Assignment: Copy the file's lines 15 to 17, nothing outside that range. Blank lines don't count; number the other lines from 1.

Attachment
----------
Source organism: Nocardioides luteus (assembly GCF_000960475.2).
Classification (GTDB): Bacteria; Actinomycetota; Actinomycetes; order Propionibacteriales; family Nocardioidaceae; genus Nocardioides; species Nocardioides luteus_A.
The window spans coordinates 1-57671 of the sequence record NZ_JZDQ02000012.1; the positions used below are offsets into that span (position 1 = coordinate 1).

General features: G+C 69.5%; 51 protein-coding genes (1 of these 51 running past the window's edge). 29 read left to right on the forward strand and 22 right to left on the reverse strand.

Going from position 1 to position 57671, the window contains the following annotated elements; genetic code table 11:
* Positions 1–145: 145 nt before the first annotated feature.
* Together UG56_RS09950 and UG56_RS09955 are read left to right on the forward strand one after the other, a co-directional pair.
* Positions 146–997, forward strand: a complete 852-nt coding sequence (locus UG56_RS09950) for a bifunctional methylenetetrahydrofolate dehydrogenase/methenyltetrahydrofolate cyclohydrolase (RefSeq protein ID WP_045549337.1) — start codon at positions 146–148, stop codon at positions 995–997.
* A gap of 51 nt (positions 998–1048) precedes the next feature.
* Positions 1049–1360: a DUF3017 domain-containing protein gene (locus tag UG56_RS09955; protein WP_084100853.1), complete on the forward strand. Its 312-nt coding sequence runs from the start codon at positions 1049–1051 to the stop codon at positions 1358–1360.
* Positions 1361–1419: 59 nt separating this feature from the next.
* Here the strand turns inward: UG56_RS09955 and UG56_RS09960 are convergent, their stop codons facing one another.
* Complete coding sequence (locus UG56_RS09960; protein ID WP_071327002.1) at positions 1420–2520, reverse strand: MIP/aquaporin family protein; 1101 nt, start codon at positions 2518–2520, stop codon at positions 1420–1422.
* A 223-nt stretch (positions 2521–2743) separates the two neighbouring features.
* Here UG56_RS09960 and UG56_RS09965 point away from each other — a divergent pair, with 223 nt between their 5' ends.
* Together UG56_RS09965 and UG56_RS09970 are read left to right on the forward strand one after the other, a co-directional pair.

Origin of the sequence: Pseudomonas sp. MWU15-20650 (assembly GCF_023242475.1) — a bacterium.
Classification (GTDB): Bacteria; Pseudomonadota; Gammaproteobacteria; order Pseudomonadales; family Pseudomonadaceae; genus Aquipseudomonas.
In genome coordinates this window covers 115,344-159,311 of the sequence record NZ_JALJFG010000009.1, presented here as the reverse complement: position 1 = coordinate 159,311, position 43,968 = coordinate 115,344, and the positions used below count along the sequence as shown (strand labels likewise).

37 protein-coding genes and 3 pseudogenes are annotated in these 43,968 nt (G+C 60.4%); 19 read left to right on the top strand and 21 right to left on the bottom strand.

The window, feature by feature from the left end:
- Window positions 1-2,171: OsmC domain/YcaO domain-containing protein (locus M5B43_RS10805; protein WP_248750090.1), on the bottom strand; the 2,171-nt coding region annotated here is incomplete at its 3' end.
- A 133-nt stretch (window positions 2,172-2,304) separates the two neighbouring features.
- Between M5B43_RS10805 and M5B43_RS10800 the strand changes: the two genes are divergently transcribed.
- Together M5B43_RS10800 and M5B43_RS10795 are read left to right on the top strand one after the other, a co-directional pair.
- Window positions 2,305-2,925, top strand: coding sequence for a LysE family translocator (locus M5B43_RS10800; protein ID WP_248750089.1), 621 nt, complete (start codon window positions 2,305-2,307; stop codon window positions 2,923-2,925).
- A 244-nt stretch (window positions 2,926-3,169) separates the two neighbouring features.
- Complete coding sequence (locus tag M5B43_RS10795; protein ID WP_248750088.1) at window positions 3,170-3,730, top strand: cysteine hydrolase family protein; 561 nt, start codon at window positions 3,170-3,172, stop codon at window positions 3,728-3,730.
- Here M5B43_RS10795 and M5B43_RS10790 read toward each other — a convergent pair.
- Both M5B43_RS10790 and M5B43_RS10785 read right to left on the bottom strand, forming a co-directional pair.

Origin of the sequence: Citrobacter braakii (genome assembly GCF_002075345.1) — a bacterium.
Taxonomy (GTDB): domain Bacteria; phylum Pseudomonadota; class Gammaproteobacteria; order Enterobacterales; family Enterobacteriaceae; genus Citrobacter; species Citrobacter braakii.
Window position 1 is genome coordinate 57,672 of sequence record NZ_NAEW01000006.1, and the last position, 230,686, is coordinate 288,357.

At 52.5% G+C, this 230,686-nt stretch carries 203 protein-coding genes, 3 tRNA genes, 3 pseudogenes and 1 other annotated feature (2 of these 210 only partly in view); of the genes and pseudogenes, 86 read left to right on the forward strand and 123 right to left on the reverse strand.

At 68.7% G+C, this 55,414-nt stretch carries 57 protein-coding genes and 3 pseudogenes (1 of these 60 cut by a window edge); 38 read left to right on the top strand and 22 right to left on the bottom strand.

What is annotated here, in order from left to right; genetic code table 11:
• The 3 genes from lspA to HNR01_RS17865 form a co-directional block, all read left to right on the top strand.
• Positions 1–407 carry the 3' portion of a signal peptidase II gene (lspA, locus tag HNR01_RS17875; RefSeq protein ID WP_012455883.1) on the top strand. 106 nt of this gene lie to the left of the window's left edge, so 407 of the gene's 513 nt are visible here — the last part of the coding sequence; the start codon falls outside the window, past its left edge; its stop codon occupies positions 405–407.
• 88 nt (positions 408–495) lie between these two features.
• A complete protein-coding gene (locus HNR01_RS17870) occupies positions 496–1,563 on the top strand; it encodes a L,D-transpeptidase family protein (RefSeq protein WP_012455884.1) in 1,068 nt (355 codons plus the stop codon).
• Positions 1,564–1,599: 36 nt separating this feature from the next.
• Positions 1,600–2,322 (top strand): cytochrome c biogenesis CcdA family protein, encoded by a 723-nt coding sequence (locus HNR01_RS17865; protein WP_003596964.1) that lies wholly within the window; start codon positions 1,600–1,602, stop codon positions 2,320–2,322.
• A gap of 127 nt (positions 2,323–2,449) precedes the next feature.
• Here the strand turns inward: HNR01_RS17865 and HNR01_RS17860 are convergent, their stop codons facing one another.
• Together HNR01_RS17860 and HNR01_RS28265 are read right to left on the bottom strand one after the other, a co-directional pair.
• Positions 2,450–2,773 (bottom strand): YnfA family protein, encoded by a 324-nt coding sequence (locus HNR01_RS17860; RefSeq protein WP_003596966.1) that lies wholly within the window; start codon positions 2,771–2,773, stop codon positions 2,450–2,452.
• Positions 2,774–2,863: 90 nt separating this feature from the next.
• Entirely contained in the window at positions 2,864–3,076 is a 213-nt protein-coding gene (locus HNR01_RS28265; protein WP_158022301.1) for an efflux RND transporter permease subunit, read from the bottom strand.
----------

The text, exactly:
* Here UG56_RS09960 and UG56_RS09965 point away from each other — a divergent pair, with 223 nt between their 5' ends.
* Together UG56_RS09965 and UG56_RS09970 are read left to right on the forward strand one after the other, a co-directional pair.

Origin of the sequence: Pseudomonas sp. MWU15-20650 (assembly GCF_023242475.1) — a bacterium.